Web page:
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    Wow. I am suddenly wondering why formed/steamed fish balls haven't caught on as a pizza topping in Japan. They're WAY into the things, and they don't have much truck with what we in the US tend to think are ordinary pizza toppings. And yet, I've never seen fish-cakes.

    Maybe I have a new business ideal!


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  11. chefwriter

    chefwriter

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         In my area, I find restaurants don't seem to grasp the fundamentals of good fusion, instead simply expanding their inventory to include all manner of exotic ingredients with little relation to each other or providing the menu with any focus or theme.  Any given menu item may be composed of multiple ingredients previously never combined, thrown together and presented as being a creative take on something else.  Multiple menu items with ingredients from multiple cultures and cuisines all on the same page.

          I will grant that there are some individual items that taste good and present well but in looking over the menu from a professional standpoint, all this process really does is bloat the inventory and lower the profit margin and does nothing to present anything coherent to the customer.

         I've noticed too that many of the same restaurants claim to be local, farm to table and seasonal, which is a bit of a farce given all the imported ingredients they need to put together such a diverse menu. All of which calls in to question the freshness of the inventory, as not all items will sell well consistently. 

         When I go out to spend my money, I still prefer restaurants with a single focus, whether that is haute French cuisine or a burger joint.  

         Sadly I've noticed lately help wanted ads, even for corporate/institutional jobs, expect the prospective chef to be familiar with everything from Mediterranean to Asian to South American cuisines, which tells me they don't get it either, but are just trying to follow the latest trends.  
     
  12. kuan

    kuan Moderator Staff Member

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    /img/vbsmilies/smilies/lol.gif/img/vbsmilies/smilies/lol.gif/img/vbsmilies/smilies/lol.gif/img/vbsmilies/smilies/lol.gif/img/vbsmilies/smilies/lol.gif/img/vbsmilies/smilies/lol.gif/img/vbsmilies/smilies/lol.gif/img/vbsmilies/smilies/lol.gif/img/vbsmilies/smilies/lol.gif/img/vbsmilies/smilies/lol.gif/img/vbsmilies/smilies/lol.gif/img/vbsmilies/smilies/lol.gif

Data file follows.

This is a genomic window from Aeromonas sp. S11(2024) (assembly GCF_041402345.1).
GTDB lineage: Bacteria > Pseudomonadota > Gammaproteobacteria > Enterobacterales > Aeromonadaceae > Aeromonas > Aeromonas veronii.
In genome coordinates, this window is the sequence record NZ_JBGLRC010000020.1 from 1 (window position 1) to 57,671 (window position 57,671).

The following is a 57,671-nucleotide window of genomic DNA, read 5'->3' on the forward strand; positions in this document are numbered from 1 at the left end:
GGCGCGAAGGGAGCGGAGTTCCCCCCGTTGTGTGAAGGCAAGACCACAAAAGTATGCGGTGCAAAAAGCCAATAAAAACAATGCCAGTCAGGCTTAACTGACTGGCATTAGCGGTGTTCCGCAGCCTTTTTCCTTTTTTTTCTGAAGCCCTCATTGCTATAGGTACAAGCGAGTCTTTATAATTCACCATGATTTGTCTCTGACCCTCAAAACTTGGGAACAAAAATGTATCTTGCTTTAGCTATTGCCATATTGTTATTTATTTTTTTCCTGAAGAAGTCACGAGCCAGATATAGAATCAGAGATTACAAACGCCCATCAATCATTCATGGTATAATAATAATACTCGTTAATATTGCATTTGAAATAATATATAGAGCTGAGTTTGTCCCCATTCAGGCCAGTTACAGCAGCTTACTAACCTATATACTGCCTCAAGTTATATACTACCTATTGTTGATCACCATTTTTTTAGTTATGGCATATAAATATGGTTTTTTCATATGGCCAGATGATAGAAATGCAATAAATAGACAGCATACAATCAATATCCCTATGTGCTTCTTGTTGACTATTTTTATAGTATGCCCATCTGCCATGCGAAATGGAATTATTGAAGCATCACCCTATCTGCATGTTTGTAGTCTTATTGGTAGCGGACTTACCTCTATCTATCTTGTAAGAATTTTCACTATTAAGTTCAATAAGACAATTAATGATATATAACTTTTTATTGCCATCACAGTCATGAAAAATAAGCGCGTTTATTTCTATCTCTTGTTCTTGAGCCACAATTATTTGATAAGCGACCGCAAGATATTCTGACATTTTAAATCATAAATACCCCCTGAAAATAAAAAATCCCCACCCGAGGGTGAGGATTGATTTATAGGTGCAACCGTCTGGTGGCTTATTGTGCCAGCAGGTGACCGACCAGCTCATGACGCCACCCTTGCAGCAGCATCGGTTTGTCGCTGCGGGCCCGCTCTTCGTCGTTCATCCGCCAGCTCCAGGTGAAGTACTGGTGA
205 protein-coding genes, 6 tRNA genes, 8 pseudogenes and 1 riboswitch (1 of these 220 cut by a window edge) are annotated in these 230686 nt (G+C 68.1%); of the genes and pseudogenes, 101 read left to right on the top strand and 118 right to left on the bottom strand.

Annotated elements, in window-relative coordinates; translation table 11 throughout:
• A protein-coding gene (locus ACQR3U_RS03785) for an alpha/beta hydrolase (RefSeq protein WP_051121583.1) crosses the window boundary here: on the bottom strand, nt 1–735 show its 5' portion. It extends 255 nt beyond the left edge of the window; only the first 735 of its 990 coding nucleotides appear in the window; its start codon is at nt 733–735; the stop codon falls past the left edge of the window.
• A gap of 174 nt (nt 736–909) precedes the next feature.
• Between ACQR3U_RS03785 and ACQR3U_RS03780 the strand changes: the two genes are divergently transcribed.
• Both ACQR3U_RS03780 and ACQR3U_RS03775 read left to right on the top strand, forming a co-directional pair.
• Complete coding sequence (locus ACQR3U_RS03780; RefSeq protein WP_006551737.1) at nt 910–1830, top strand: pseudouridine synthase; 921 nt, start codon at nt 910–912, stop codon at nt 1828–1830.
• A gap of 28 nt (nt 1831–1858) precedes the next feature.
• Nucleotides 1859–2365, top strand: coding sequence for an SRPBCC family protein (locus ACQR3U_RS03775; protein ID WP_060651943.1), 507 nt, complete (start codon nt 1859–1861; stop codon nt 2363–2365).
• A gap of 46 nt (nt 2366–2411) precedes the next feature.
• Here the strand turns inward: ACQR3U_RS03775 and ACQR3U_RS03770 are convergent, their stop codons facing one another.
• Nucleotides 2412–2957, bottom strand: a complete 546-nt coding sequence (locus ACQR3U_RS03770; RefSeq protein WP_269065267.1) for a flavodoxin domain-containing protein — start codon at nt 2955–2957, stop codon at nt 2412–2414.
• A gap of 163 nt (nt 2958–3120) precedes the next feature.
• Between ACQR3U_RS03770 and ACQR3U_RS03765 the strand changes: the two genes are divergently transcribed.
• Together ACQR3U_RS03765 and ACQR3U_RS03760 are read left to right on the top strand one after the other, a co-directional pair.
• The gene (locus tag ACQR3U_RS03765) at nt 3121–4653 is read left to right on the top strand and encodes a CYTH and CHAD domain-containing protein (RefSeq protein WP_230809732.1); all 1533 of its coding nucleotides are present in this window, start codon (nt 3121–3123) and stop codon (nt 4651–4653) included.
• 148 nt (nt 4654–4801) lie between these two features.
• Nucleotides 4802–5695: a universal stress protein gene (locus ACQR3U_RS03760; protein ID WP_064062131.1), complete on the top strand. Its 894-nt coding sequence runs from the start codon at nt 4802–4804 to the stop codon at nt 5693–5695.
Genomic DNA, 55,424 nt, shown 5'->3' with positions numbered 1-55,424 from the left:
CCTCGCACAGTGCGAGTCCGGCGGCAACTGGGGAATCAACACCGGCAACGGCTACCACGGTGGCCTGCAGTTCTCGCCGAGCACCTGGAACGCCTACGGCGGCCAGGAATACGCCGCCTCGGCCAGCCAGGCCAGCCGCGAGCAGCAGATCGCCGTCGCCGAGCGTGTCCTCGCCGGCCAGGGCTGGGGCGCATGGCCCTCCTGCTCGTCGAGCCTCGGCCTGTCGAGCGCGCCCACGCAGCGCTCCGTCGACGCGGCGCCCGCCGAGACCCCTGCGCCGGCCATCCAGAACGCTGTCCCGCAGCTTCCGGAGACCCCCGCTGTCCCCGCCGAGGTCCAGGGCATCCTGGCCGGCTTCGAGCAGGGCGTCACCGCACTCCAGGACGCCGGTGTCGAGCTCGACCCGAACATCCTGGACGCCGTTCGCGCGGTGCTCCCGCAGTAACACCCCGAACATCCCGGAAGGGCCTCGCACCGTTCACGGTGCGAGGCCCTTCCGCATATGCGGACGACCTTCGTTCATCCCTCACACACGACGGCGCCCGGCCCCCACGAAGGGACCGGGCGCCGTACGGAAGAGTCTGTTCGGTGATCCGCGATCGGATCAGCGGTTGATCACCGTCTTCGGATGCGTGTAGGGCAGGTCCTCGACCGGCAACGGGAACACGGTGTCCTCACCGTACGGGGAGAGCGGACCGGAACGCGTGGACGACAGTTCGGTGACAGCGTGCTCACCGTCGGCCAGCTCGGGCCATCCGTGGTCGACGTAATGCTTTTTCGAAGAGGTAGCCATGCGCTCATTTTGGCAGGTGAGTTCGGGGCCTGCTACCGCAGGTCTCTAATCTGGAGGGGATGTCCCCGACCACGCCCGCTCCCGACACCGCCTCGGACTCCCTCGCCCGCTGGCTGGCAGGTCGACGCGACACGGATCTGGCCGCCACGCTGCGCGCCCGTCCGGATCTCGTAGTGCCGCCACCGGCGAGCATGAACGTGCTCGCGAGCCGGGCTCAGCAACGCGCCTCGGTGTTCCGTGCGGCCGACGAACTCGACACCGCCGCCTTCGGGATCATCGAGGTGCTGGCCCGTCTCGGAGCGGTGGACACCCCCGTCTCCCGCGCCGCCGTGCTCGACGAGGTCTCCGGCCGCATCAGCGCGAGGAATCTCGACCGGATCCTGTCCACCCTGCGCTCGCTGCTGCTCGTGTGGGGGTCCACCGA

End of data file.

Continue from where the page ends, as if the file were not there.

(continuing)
13. kuan

    kuan Moderator Staff Member

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    I just made myself a really good combination the other day.  Lamb curry and Injera bread.
     
  14. chicagoterry

    chicagoterry

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    There are several good fusion places here in Chicago--mostly quick, take out places. Most of them seem to be Korean + some other cuisine.

    Bop n Grill--Korean/burger place. Their kimchi burger and umami burgers are fabulous.

    http://www.bngrill.com/

    Big and Little's fish and  Poke tacos are delicious.

    http://www.bigandlittleschicago.com/menus

    Urban Belly and Belly Shack--also Korean + fusion. Both amazing.

    http://www.urbanbellychicago.com/

    http://www.bellyshack.com/grub

    Fat Rice-- A mash-up of foods from Spain, Macau, Portugal, all kinds of Asian influences.

    Polygon Cafe -Thai + Sushi and Tanoshi Sushi--creative sushi that takes ideas from all kinds of influences.

    La Tacorea closed, but it was a very tasty Mexican-Korean fusion take out place.

    https://www.yelp.com/menu/la-tacorea-asian-mexican-grill-chicago-2

    Those are the ones where I've eaten. There are plenty more I have not.
     
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  15. millionsknives

    millionsknives

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    Last edited: Oct 25, 2016
  16. chrislehrer

    chrislehrer

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    Japanese and Ashkenazi Jewish is a thing waiting to happen. Just sayin'.


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  17. french fries

    french fries

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    This is inspiring me to try a pot-au-phở this coming winter. Wait. That's... reverse fusion!!! /img/vbsmilies/smilies/crazy.gif
     
    Last edited: Oct 29, 2016
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  18. chrislehrer

    chrislehrer

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    Pot-au-pho -- clever!